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Letters on church security, an amazing teacher

Nov. 28, 2017 at 11:24 p.m.


Protecting the flock

Concerning the letter by Skip Jenkins entitled "False Security" (Nov. 19), I must say I can appreciate the current Texas Legislature passing House Bill 421 regarding security teams in churches.

However I must also agree with Mr. Jenkins regarding the fact there should be training and accountability in regards to a parishioner who carries a handgun for the purpose of "protecting the flock."

Jimmy Meeks, founder and promoter of "Church Sheepdog Seminars," also advocates that those who carry for this purpose should go through extensive training and that there should be a documented plan in place on how to respond to these types of incidents, and this is certainly the case at Oakland Heights Baptist Church.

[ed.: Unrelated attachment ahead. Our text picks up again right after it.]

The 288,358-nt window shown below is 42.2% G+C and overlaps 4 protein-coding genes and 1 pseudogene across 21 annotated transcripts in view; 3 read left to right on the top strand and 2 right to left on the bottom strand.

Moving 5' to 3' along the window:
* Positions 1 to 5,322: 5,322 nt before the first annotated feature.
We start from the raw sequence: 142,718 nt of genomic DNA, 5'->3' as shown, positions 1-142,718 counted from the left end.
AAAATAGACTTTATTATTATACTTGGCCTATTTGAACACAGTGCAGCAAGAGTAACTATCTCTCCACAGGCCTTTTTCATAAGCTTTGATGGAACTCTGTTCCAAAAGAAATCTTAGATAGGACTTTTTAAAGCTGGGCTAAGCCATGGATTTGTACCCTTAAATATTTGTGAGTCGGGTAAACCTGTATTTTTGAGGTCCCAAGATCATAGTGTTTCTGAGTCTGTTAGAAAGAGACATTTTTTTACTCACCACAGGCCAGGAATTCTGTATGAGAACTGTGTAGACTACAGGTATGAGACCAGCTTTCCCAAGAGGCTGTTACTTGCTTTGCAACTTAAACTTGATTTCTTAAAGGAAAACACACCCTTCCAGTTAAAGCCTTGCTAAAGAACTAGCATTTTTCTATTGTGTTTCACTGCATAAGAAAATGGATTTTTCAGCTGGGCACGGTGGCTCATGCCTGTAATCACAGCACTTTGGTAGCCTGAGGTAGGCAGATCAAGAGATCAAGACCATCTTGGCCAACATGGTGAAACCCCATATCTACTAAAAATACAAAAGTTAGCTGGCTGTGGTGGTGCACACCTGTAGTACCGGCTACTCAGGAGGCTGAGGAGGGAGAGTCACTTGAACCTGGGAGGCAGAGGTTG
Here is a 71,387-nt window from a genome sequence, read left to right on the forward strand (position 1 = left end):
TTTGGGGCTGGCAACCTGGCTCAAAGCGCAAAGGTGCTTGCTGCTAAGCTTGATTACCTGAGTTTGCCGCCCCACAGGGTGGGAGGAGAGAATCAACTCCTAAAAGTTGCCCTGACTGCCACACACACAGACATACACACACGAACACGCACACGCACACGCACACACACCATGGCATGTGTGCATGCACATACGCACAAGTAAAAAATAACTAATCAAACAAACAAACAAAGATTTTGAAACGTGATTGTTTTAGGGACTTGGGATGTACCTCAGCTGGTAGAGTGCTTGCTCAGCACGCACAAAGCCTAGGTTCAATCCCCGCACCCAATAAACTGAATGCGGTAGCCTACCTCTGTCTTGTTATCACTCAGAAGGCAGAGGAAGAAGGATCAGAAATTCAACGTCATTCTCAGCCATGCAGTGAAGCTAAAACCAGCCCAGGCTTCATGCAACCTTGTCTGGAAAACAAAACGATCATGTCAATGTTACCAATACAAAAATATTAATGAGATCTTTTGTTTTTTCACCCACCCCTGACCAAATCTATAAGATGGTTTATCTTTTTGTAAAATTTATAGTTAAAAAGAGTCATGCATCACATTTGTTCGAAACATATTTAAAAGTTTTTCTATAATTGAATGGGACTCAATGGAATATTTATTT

Not only are we on guard for aggressive actions and threats to the worship body, we are also prepared for the rendering of emergency medical care in the event it is needed.

Much like Mr. Jenkins and Jimmy Meeks, I suggest that designated church protection personnel should be selected by the church, should be those who have been members for more than a few years, and should go through some programmed initial training and continue with periodic training.

There should also be a partnership with local law enforcement, along with liabilities in mind in this endeavor.

Jack H. Lanier Jr., Longview (Lanier is coordinator of church safety and protection at Oakland Heights Baptist Church and a sergeant with the New London Police Department)

Thanks, Mrs. Timmins

Many moons ago when I was in grade school at Elysian Fields, I had the most amazing teacher in Mrs. Lucille Timmins. She was a whiz in English and Texas history.

She taught us to never split an infinitive. Webster's dictionary — "a verb form generally used as the principal, most often to." She taught us that you never end a sentence with "at." In some cases, you used the pronouns me, him and us.

When I hear educated speakers make these mistakes, it makes my skin crawl. I wish everyone could have had this brilliant teacher. She is no longer alive, but her memory lives on in our hearts. Thanks, Mrs. Timmins!

Betty Railey, Scottsville

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